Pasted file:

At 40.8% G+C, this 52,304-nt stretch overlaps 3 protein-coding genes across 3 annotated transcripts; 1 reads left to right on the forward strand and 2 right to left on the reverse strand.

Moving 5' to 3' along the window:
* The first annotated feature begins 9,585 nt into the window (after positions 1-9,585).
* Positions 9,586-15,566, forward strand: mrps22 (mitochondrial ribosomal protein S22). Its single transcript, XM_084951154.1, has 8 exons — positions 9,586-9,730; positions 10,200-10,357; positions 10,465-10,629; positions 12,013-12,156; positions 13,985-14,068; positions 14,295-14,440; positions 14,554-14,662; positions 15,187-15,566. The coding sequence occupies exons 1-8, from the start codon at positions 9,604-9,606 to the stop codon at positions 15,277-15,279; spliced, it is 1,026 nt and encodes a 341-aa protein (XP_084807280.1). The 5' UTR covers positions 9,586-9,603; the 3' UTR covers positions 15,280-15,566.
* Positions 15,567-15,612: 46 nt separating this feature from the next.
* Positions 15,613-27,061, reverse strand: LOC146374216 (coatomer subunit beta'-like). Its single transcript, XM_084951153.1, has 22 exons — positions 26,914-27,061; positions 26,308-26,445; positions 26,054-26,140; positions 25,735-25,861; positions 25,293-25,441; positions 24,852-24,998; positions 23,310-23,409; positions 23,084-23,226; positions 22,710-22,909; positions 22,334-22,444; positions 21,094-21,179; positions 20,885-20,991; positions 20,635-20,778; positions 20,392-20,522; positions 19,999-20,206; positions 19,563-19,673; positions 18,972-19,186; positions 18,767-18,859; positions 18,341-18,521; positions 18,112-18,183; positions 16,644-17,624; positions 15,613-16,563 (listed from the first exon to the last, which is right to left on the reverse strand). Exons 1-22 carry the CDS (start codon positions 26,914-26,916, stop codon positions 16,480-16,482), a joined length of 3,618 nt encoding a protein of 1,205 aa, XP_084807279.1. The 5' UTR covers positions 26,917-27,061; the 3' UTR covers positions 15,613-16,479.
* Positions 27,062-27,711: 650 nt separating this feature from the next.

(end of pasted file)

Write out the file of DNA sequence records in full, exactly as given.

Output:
At 40.8% G+C, this 52,304-nt stretch overlaps 3 protein-coding genes across 3 annotated transcripts; 1 reads left to right on the forward strand and 2 right to left on the reverse strand.

Moving 5' to 3' along the window:
* The first annotated feature begins 9,585 nt into the window (after positions 1-9,585).
* Positions 9,586-15,566, forward strand: mrps22 (mitochondrial ribosomal protein S22). Its single transcript, XM_084951154.1, has 8 exons — positions 9,586-9,730; positions 10,200-10,357; positions 10,465-10,629; positions 12,013-12,156; positions 13,985-14,068; positions 14,295-14,440; positions 14,554-14,662; positions 15,187-15,566. The coding sequence occupies exons 1-8, from the start codon at positions 9,604-9,606 to the stop codon at positions 15,277-15,279; spliced, it is 1,026 nt and encodes a 341-aa protein (XP_084807280.1). The 5' UTR covers positions 9,586-9,603; the 3' UTR covers positions 15,280-15,566.
* Positions 15,567-15,612: 46 nt separating this feature from the next.
* Positions 15,613-27,061, reverse strand: LOC146374216 (coatomer subunit beta'-like). Its single transcript, XM_084951153.1, has 22 exons — positions 26,914-27,061; positions 26,308-26,445; positions 26,054-26,140; positions 25,735-25,861; positions 25,293-25,441; positions 24,852-24,998; positions 23,310-23,409; positions 23,084-23,226; positions 22,710-22,909; positions 22,334-22,444; positions 21,094-21,179; positions 20,885-20,991; positions 20,635-20,778; positions 20,392-20,522; positions 19,999-20,206; positions 19,563-19,673; positions 18,972-19,186; positions 18,767-18,859; positions 18,341-18,521; positions 18,112-18,183; positions 16,644-17,624; positions 15,613-16,563 (listed from the first exon to the last, which is right to left on the reverse strand). Exons 1-22 carry the CDS (start codon positions 26,914-26,916, stop codon positions 16,480-16,482), a joined length of 3,618 nt encoding a protein of 1,205 aa, XP_084807279.1. The 5' UTR covers positions 26,917-27,061; the 3' UTR covers positions 15,613-16,479.
* Positions 27,062-27,711: 650 nt separating this feature from the next.